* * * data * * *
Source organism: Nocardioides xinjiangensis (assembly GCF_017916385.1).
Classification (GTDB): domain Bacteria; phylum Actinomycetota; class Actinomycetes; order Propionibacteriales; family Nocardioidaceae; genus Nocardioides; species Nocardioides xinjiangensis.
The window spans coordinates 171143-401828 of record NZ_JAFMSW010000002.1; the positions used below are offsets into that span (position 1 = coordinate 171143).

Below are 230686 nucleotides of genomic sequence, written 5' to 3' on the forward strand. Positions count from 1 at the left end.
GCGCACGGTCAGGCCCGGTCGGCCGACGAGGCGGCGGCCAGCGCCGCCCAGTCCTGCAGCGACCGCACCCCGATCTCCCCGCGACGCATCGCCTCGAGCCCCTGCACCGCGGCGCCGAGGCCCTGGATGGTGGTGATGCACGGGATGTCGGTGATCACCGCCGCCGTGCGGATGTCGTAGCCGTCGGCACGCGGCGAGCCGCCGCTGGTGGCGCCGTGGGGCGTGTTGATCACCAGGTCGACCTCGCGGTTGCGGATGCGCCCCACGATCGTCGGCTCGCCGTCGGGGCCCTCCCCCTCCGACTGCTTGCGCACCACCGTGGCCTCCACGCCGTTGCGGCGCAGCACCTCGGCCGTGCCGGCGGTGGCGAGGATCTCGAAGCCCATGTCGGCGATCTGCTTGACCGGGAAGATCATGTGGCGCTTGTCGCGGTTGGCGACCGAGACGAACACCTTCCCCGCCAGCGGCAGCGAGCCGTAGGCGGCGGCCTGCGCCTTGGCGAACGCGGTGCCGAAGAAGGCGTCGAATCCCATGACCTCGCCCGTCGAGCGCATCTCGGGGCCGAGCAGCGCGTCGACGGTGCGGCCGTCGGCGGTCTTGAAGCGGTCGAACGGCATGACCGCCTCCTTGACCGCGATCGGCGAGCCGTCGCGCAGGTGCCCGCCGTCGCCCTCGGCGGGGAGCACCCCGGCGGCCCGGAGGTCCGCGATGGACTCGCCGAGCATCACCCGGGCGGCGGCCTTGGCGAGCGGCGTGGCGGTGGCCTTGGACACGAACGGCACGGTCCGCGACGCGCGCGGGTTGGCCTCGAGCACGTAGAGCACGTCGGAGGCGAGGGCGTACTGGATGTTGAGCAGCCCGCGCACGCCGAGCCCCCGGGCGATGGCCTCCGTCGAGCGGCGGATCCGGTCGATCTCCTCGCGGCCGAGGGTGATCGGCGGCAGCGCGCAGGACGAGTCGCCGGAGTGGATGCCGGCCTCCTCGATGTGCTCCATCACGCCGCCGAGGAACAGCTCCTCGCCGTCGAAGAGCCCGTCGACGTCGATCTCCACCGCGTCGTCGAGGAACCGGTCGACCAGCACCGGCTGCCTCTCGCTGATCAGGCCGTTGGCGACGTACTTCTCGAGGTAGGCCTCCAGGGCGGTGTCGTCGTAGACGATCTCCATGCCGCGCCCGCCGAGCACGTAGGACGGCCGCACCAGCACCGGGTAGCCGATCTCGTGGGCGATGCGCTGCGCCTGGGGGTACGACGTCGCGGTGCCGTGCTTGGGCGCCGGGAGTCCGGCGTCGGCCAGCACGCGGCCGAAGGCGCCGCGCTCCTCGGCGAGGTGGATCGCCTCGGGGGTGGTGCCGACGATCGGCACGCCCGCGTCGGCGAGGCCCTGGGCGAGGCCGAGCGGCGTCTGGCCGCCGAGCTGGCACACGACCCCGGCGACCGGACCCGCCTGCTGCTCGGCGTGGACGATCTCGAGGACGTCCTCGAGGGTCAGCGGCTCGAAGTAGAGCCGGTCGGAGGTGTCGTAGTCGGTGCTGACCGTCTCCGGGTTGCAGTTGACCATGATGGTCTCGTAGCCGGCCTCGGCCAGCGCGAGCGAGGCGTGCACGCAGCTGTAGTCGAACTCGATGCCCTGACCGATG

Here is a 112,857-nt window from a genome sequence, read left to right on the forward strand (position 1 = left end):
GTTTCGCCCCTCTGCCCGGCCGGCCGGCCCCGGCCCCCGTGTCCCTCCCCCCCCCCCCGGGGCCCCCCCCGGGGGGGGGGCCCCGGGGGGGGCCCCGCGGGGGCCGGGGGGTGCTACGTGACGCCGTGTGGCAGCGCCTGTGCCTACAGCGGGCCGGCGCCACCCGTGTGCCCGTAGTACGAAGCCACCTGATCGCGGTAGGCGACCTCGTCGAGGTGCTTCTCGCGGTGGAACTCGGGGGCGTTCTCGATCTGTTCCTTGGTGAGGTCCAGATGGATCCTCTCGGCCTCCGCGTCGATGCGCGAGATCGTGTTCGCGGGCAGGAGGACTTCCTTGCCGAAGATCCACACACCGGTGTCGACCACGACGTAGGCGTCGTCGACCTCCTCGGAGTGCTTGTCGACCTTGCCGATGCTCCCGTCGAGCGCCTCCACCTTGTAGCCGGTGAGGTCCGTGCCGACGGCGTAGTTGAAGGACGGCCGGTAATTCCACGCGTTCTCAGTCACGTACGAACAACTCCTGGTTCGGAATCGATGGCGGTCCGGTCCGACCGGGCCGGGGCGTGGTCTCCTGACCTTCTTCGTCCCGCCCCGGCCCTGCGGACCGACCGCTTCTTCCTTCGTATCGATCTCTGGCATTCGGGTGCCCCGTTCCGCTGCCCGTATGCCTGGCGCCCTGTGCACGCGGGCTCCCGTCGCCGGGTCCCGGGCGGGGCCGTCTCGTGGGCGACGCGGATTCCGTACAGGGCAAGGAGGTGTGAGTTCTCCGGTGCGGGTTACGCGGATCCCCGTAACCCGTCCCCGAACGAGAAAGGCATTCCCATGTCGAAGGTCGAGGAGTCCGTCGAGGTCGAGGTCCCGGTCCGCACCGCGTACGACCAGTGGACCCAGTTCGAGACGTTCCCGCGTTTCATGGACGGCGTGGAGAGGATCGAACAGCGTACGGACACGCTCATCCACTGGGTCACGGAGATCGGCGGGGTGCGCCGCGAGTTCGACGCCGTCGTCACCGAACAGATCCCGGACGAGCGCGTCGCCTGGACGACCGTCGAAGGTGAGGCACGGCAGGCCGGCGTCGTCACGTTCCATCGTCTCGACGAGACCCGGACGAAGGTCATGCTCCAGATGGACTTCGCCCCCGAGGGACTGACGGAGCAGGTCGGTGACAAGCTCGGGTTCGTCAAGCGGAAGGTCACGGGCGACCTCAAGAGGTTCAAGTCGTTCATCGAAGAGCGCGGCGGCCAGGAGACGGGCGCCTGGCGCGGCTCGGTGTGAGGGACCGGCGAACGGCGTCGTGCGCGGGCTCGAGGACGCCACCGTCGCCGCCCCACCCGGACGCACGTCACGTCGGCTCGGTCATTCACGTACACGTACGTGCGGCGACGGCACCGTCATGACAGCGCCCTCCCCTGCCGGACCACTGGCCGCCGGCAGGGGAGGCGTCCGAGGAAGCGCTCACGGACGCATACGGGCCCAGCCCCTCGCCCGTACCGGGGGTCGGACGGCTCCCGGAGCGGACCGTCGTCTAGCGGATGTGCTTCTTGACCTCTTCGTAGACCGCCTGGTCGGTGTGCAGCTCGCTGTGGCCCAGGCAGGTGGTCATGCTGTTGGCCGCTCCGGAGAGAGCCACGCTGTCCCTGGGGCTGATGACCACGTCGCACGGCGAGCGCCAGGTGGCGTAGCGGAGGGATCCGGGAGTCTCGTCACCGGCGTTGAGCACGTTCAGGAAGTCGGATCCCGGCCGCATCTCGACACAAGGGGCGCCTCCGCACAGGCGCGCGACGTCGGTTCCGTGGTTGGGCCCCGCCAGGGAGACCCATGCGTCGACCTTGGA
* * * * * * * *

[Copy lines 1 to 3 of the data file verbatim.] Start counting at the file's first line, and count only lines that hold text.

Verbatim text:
Source organism: Nocardioides xinjiangensis (assembly GCF_017916385.1).
Classification (GTDB): domain Bacteria; phylum Actinomycetota; class Actinomycetes; order Propionibacteriales; family Nocardioidaceae; genus Nocardioides; species Nocardioides xinjiangensis.
The window spans coordinates 171143-401828 of record NZ_JAFMSW010000002.1; the positions used below are offsets into that span (position 1 = coordinate 171143).